Donald’s lil boet Eddie:Hi Koos – I got this e-mail from Anne today and it’s in reply to a request from Sheila about Harrismith days – I think the fossil mystery may have been solved! I did like my theory about the farm burial though! Eddie had said earlier: I have an idea Donald buried it on a farm we lived on near Winterton – just to confuse future geologists!
Donald’s sister Anne:Hi Sheila – my memories are very hazy. We left Harrismith when I was nine years old. The vivid things I remember don’t really involve school. I remember going up Platberg frequently for picnics at the Gibson Dam; the new highway under construction close to Hector Street – so it became our playground and Donald found a fossilized small animal all intact – that is now at a museum somewhere – I thought Bergville. I also remember early morning Sunday swims at the public pool – Ken (my dad) had some arrangement with the caretaker and we used to pick up children in the neighborhood – definitely you guys.
I remember Miss Nicoll – Donald and I used to go to her everyday as a kind of pre-school – she was a formidable old lady with wild grey hair – she seemed to be about 6 feet tall – but that was probably because we were so small. She taught us to knit – even the boys – and to weave cushions and do cross stitch. And every year we had our items exhibited at the Harrismith Show – with great excitement. As far as school goes – I do remember that Donald was left handed but was forced to write with his right hand – his left hand was actually strapped behind his back !!!! And he came home from school and announced that his left hand was his “home hand” and his right was his “school hand”. Poor thing ! The mind boggles at how primitive some teaching methods were in those days. I also remember a teacher that had a leather strap on a stick and she would creep up behind you and give you a resounding smack if you were being idle! Did I make that up? Sounds like something out of Matilda! I wonder if anyone else remembers such a thing. (Me: Yep. Miss Jordan).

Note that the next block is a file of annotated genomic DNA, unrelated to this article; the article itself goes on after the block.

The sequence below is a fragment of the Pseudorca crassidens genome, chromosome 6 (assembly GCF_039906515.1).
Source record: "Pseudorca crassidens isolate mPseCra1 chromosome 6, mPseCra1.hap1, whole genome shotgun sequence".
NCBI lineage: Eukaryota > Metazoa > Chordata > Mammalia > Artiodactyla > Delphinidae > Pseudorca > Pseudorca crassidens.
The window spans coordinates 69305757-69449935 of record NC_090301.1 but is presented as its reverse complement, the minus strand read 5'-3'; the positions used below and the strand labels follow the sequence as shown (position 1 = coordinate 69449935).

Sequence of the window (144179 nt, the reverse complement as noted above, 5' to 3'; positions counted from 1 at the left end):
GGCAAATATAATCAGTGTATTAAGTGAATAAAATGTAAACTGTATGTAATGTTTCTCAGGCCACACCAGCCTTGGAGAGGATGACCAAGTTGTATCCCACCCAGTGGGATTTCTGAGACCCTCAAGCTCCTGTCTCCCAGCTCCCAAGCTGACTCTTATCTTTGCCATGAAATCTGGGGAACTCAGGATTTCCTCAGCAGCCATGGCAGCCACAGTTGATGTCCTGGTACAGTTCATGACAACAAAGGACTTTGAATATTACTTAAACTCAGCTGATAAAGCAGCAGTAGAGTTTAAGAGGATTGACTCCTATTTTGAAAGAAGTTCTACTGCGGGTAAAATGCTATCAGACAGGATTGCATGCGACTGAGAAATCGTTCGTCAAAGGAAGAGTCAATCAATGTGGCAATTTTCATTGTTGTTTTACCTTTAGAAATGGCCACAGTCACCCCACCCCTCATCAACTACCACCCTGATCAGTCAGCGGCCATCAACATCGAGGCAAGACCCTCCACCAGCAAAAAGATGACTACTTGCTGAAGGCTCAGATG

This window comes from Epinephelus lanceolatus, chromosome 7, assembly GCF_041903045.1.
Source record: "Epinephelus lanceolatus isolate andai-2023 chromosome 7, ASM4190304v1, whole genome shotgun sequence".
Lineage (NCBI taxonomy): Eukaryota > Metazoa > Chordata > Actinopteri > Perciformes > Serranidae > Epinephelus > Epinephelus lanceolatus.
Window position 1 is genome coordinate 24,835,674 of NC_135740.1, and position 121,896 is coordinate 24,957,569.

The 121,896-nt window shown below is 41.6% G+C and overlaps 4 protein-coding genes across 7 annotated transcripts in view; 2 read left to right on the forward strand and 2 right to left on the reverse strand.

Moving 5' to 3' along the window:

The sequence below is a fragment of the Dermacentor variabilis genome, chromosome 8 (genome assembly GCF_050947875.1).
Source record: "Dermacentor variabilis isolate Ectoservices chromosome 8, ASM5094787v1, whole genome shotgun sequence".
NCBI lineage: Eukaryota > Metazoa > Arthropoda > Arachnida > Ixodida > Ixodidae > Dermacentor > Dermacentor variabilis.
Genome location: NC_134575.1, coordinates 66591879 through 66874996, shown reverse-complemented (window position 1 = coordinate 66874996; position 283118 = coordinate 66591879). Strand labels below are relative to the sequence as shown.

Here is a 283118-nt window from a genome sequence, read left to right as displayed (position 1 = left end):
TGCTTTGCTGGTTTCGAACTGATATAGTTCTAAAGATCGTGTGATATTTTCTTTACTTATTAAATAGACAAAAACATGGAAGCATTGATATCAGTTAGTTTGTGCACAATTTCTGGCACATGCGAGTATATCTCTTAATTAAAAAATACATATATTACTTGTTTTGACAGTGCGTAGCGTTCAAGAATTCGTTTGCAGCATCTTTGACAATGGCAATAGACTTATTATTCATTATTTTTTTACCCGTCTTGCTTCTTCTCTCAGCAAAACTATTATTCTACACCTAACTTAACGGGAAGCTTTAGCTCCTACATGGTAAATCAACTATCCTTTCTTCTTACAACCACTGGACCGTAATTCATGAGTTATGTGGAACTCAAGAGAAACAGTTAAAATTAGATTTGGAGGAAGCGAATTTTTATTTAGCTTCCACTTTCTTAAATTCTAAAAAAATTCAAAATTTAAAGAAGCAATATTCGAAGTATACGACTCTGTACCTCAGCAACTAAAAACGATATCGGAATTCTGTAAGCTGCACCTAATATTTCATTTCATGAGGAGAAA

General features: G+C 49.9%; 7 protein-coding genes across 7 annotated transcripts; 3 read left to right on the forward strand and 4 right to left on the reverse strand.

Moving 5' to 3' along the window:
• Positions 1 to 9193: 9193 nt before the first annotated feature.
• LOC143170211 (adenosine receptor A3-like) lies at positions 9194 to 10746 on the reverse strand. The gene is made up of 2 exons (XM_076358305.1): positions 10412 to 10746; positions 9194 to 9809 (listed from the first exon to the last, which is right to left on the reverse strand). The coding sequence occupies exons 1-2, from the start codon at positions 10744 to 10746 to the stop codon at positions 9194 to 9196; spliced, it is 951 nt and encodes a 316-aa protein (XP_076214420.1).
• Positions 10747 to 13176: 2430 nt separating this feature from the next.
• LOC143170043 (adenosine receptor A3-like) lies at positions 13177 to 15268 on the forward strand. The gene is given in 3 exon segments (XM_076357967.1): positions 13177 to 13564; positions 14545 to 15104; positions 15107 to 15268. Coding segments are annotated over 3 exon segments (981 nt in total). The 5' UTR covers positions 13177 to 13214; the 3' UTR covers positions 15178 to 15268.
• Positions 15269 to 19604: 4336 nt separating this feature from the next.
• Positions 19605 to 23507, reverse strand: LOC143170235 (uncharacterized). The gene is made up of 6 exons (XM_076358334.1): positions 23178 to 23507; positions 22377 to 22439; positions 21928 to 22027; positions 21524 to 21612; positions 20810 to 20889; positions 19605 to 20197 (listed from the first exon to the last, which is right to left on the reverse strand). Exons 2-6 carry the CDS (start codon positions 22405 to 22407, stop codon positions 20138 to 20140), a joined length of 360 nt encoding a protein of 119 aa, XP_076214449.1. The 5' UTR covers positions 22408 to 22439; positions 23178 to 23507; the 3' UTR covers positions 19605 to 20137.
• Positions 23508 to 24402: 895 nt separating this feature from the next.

I do remember what fun it was to melt snow on the little stove in the classroom. I remember swimming in the gala at the public pool and it was night time. As far as the children I knew – there was Lesley Wessels whom I idolised and thought she was so beautiful. Then little Heather Mackenzie who was so sweet with amazing hair and blue eyes and freckles! I also really enjoyed the Wood family – I remember Anne and Lynette and that their mother was a kind lady and I loved going to spend the night there . Then there was Marian Searle – a bit older than me – I used to play there .
I remember Joan du Plessis teaching us to swim and Ken impressing on us that she was a springbok swimmer and the best teacher we could have. She did a really great job and when we left to go to Bergville we swam in the Christmas gala and cleaned up! Of course I remember your farm too Sheila – and I was riding a huge tricycle at great speed down a very long driveway and the front wheel came off and I fell off and skidded on my face.
I remember the carnation milk factory Christmas tree and that Jean made me a dress every year for the occasion . I remember the blossoms in the middle of the road above your house – and each year Ken took photos of us so that we could see how we had grown.
Gosh it takes me back! Will email should I remember further ! Lots of love Anne
Just left of this pic was the Coleman back door where Donald placed his fossil; and not far past the house in the background was where he found it. Platberg mountain in the far background.
Pics from wikipedia by Ghedoghedo – Own work, CC BY-SA 3.0,